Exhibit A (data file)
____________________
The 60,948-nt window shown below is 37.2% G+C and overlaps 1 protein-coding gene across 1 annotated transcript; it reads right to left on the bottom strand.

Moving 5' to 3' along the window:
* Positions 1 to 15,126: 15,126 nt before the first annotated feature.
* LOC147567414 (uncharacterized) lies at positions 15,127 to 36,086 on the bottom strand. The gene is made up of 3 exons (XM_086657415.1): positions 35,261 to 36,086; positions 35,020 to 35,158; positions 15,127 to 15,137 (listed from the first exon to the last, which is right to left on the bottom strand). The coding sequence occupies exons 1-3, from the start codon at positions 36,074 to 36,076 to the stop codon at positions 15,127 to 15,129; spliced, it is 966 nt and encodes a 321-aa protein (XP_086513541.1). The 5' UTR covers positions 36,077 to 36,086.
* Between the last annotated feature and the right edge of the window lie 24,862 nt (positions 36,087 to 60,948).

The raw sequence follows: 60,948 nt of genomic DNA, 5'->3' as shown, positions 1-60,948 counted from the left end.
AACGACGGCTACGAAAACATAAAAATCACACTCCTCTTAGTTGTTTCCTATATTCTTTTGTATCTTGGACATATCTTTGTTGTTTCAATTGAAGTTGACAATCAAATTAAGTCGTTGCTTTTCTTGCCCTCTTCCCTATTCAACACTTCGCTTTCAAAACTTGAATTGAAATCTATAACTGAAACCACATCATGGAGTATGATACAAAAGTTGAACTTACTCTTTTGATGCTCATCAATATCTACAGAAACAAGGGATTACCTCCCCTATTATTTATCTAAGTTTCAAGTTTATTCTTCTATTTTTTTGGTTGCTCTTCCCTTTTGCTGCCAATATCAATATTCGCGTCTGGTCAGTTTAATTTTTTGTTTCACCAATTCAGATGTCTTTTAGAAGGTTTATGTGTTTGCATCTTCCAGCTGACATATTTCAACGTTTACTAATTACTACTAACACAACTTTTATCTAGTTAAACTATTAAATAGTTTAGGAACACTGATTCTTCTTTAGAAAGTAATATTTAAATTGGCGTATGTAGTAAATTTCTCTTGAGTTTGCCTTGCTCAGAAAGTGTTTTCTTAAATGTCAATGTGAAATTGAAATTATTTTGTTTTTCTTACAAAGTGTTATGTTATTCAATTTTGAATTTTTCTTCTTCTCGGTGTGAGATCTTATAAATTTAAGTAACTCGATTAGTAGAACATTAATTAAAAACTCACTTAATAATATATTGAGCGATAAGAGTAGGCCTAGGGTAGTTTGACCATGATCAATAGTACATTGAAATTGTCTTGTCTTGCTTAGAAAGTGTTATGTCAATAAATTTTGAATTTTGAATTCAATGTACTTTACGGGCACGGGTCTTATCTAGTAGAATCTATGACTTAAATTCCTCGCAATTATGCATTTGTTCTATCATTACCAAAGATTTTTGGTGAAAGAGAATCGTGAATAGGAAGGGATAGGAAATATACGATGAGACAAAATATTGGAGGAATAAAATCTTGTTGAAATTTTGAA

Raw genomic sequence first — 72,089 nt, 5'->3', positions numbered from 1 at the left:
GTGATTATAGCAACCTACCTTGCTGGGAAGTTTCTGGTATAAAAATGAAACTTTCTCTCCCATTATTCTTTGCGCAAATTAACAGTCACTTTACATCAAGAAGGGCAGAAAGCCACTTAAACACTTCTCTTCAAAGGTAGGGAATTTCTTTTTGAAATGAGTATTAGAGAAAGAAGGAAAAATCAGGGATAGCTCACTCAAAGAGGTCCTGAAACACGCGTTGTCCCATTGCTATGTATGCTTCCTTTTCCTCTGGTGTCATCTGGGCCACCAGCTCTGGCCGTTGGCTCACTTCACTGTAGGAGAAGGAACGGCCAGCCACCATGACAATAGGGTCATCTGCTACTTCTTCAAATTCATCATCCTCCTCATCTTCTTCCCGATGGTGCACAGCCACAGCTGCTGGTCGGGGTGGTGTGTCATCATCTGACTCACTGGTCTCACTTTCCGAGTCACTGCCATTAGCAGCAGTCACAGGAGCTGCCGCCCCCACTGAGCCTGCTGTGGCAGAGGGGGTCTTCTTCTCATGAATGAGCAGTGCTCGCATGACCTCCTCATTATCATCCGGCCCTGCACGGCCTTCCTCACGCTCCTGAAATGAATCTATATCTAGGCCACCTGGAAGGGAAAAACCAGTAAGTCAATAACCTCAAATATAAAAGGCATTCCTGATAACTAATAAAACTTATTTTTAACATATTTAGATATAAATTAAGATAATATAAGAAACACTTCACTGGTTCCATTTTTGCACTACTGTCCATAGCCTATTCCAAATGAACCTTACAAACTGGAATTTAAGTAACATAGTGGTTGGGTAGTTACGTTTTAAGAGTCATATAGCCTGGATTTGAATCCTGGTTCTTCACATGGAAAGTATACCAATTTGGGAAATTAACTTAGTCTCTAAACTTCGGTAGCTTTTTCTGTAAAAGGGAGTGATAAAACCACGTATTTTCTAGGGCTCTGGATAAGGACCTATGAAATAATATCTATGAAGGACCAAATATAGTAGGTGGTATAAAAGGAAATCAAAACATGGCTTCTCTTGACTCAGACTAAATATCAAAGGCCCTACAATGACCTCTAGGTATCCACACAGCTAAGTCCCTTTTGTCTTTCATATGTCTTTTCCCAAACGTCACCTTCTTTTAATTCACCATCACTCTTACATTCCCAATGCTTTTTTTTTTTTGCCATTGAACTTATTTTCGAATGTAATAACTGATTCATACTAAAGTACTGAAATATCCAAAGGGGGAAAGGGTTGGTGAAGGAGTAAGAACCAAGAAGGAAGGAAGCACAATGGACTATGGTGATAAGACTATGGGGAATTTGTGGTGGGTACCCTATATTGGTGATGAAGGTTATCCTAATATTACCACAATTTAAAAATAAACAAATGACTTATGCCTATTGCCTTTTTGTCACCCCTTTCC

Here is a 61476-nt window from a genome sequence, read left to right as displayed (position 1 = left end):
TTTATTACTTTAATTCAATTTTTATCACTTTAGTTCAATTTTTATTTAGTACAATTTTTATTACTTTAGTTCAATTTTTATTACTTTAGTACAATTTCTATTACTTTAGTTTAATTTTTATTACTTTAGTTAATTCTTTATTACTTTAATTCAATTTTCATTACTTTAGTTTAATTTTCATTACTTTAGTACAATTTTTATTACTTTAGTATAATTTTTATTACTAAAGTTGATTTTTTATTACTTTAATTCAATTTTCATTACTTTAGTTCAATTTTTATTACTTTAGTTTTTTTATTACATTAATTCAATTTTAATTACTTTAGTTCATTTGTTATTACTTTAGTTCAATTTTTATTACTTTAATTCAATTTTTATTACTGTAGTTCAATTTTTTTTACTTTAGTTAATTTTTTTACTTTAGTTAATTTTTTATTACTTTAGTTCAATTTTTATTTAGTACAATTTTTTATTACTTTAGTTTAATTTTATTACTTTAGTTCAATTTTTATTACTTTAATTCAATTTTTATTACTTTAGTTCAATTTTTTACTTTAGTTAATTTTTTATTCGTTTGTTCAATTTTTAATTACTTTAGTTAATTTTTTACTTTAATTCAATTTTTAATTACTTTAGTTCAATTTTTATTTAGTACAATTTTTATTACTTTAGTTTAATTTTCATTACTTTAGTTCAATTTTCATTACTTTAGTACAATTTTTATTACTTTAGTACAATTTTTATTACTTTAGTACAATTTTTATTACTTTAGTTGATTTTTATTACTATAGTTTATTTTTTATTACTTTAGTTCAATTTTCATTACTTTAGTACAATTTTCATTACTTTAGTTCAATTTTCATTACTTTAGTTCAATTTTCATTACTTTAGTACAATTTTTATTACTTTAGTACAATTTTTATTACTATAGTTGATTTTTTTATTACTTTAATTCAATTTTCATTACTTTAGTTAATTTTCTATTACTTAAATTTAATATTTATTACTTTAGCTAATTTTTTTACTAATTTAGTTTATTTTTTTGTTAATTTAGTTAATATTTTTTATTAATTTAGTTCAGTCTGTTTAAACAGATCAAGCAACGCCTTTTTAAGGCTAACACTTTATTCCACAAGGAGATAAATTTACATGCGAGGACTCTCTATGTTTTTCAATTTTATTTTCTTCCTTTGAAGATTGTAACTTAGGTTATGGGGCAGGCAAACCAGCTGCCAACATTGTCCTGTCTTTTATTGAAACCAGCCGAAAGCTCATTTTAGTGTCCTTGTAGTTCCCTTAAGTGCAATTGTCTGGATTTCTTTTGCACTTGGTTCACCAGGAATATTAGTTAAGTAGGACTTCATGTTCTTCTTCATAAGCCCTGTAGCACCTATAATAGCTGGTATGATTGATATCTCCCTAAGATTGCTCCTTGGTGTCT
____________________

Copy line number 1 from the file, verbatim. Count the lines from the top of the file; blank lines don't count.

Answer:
The 60,948-nt window shown below is 37.2% G+C and overlaps 1 protein-coding gene across 1 annotated transcript; it reads right to left on the bottom strand.